Caister Marconi radio station contacts nearly 200 amateurs in 35 countries

Rodney Hoffman G0CBO and Kim Medley G4WUG contact another radio amateur in Italy with Morse code fro

Rodney Hoffman G0CBO and Kim Medley G4WUG contact another radio amateur in Italy with Morse code from station GB0CMS at Caister Lifeboat, Norfolk, on International Marconi Day, April 22. Picture: Norfolk Amateur Radio Club - Credit: Archant

A global event, organised to honour a radio pioneer, has been hailed a success.

Norfolk's radio amateurs contacted almost 200 other enthusiasts from across the world during an all-day special event at Caister Lifeboat Visitor Centre yesterday (Saturday).

The Norfolk Amateur Radio Club (NARC) took part in the event to honour Guglielmo Marconi on International Marconi Day.

Marking the Italian inventor's birthday and commemorating the village's original Marconi wireless station, which was established in 1900, radio hams at the Caister centre managed to contact 193 other radio amateurs in 35 different countries.

Using the call GB0CMS and a mixture of Morse code, telephony (speech) and data (PSK teletype), contacts were made with other radio amateurs across the UK, Europe, Australia and the USA.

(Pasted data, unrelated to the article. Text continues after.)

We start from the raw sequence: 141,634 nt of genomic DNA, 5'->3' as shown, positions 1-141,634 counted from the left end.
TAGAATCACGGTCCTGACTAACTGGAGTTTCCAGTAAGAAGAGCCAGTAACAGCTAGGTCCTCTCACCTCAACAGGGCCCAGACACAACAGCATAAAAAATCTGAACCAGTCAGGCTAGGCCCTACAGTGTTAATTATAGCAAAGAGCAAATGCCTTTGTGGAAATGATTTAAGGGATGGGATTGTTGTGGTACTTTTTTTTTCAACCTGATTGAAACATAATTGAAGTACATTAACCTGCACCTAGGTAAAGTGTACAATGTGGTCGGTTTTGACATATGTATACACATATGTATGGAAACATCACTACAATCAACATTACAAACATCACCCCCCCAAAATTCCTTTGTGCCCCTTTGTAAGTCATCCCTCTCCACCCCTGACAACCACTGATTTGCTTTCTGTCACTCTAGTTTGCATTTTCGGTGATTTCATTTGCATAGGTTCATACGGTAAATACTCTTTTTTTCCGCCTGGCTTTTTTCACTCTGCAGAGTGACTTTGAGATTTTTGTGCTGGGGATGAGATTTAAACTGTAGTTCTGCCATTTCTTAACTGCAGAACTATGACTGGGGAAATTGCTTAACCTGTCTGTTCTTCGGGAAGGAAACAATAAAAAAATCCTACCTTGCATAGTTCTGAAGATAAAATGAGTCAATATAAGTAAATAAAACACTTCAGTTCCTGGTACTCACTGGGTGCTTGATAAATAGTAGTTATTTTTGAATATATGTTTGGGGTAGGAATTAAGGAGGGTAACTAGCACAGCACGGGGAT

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Notable contacts were with other special Marconi stations in the UK, Italy and Ireland.

The village's original Marconi station was in a house in the High Street known as Pretoria Villa and its original purpose was to communicate with ships in the North Sea and the Cross Sands lightship.

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On Saturday – the closest to Marconi's birthday – stations around the world set up at sites with historical links to the inventor's work. These included Poldhu in England, Cape Cod in Massachusetts, Glace Bay in Nova Scotia, Villa Griffone in Bologna, Italy and many others.

With numerous other local radio amateurs and members of the public visiting the station, NARC public relations officer, Steve Nichols – who organised the event – said: 'Conditions weren't brilliant due to a solar disturbance, but we started off by talking to Ian VK3MO, an amateur near Melbourne, Australia.

'We then went on to make contacts with other radio enthusiasts all over Europe and as far as North Carolina, USA, using speech and Morse code.

'We never used more than 100 Watts power – about the same as an incandescent light bulb.

'Our thanks go to Caister Lifeboat for letting us set up the station.'

Norfolk Amateur Radio Club meets at 7pm on Wednesdays at the City of Norwich School, Eaton Road in Norwich, with formal proceedings starting at 7.45pm.

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